State institutions used to serve as the de facto destination for thousands of patients. Today, there's broad consensus that state institutions are not the best option for most patients.

Rehabilitation and reintroduction of patients to the community has contributed to a drastic decrease in the number of patients at state psychiatric hospitals and a proliferation of community-based treatment and housing alternatives.

Thirty years ago, about 70 percent of state mental health funding went to state institutions and 30 percent went to community programs, said Brian Hepburn, executive director of the Maryland Hygiene Administration, which oversees the state's public mental health system.

Today, those numbers are reversed — but there still aren't nearly enough housing options available for the mentally ill, who, advocates say, shouldn't be institutionalized, but can't pay rent on their own.


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Once patients get into an RRP — a full-time, intensive treatment option — they are likely to stay longer than their condition requires because other housing options are so scant, and because some forms of disability support are cut off with departure.

That can lead to a bottleneck coming out of the programs, said Hawkins, whose office facilitates RRP placements.

"If you are housed in the community and you are waiting for a general level bed, you will be waiting for a very long time," she said. "It's always difficult to tell people who need housing that there's not much we can do, other than ... put your name on this list."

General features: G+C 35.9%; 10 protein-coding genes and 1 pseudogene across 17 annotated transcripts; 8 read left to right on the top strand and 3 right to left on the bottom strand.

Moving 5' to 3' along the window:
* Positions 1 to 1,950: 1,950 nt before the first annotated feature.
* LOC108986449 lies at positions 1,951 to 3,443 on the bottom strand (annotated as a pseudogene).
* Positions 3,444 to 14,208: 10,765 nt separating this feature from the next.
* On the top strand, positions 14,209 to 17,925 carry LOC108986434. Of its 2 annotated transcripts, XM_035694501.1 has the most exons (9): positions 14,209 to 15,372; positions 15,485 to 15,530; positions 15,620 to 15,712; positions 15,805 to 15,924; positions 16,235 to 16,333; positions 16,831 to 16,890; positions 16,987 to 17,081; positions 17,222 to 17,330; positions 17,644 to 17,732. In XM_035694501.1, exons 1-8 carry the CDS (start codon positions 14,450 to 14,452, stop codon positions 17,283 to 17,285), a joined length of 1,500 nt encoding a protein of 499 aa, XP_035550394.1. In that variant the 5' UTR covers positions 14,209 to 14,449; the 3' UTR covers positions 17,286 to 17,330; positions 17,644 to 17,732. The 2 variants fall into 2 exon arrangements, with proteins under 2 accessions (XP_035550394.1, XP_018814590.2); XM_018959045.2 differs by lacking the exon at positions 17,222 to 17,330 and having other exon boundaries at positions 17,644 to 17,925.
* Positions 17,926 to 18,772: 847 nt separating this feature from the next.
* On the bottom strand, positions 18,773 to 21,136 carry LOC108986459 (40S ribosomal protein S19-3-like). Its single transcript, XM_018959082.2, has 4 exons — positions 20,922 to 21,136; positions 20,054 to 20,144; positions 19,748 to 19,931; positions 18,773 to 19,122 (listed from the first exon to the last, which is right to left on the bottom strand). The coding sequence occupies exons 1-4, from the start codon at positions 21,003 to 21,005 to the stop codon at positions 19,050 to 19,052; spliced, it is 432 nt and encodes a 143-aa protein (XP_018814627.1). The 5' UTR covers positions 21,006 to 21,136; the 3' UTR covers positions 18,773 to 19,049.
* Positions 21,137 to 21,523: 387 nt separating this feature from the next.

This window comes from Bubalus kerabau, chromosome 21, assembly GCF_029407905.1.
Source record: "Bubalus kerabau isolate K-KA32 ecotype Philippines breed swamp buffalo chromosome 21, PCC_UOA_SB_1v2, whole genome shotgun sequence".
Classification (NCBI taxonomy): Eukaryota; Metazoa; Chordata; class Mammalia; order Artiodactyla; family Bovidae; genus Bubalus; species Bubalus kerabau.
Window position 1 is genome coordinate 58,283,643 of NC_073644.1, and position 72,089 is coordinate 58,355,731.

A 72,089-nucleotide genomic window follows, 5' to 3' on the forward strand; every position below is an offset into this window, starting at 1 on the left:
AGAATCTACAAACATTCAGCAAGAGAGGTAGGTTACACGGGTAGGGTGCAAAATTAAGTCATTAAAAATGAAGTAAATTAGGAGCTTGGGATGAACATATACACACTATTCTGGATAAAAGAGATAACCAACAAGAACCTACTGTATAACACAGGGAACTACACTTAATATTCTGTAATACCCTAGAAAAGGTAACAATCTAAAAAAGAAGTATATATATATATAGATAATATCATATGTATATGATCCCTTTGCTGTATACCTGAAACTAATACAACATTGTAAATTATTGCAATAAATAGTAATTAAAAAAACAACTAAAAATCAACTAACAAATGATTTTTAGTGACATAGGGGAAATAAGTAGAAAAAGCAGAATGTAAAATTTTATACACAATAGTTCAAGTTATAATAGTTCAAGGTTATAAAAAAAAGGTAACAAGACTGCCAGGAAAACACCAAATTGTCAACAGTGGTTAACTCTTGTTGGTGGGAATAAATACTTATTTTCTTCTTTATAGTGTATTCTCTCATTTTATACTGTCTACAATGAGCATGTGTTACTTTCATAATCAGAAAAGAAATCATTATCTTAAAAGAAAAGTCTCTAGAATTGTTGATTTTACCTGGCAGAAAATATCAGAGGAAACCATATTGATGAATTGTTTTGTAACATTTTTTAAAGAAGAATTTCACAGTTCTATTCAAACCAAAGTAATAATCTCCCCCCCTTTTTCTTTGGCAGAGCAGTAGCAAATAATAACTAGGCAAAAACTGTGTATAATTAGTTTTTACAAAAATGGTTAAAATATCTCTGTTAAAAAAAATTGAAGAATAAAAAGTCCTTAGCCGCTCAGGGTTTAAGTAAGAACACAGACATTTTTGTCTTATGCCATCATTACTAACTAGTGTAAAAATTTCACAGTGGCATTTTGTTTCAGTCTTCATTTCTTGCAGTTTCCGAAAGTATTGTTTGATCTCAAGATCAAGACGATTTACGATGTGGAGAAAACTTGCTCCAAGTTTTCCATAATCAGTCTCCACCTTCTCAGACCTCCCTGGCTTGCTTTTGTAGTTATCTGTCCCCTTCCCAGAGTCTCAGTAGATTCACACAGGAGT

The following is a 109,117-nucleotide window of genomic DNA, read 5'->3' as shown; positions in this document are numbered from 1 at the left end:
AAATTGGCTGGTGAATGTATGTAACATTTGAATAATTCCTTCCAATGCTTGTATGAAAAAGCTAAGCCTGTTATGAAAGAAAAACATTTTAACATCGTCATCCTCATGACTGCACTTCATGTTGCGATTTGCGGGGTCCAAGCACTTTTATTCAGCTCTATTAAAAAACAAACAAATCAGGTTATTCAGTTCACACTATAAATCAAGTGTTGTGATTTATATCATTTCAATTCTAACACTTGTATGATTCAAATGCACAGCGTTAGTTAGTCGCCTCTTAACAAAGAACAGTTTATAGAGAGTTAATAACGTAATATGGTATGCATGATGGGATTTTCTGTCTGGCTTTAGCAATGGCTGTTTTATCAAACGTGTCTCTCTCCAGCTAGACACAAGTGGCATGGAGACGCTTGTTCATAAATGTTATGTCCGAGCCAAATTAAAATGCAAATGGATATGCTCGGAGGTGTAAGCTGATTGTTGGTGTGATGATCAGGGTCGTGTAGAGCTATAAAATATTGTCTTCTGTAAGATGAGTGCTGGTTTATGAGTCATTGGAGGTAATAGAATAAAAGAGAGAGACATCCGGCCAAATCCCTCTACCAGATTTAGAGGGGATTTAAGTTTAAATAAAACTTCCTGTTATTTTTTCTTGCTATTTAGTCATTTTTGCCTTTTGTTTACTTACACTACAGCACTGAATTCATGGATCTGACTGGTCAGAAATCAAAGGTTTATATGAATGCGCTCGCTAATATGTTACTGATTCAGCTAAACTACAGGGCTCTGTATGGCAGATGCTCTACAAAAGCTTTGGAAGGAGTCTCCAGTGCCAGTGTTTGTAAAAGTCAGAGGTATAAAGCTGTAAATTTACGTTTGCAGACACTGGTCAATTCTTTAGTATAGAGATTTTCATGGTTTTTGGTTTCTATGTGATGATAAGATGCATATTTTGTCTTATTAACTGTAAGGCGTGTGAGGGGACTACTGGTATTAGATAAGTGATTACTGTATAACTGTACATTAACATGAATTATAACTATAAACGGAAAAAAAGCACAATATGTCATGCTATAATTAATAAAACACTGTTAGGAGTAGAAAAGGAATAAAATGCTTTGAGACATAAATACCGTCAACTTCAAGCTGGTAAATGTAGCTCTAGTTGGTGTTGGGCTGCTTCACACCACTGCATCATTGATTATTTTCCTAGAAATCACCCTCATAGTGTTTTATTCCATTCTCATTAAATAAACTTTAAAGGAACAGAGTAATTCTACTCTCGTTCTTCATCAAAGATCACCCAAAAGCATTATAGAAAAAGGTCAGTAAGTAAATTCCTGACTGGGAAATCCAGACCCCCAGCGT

Hawkins' counterparts in Howard County, Baltimore County and Baltimore City reported similar backlogs of people waiting for placements, and said it's a statewide and nationwide issue.

Many programs offer treatment and therapy services without housing, but patients in those programs often start to regress because of housing instability, advocates said.

Advocates say that for those with mental illness, a lack of stable housing can undercut hard-won progress with their conditions, and creates obstacles to taking medicine on time and avoiding situations that trigger intense episodes of illness.

Corina Canon, associate director of housing services for Human Services Programs of Carroll County Inc., said about 30 percent of those served by her organization in its shelters in the county have some sort of mental illness.

"Struggling with a mental illness is a barrier to housing stability," Canon said.

"I think it's tough for a lot of folks to maintain their housing stability," she said. "And then to add a mental illness on top can make it hard."

Budget flat as population climbs

State funding for mental health services has been on the chopping block in recent years as legislators fight to control Maryland's deficit, prompting advocates to wage yearly lobbying efforts inAnnapolis.

They've had some successes.

In April, Gov. Martin O'Malley provided a supplemental appropriation to offset cuts to community mental health reimbursement rates for fiscal year 2012.

But Herbert Cromwell, executive director of the Community Behavioral Health Association of Maryland — a Catonsville-based group that represents community-based treatment and housing providers — said flat or even slightly higher levels of funding can't meet the needs of a mentally ill population that's growing at a much faster rate.

According to statistics provided by Cromwell, the state's public mental health system is projected to serve 139,000 people in fiscal year 2012, up from 99,000 people served in fiscal year 2008.

"The problem is that the demand for services, particularly community services, far exceeds budget capacity year after year," Cromwell said.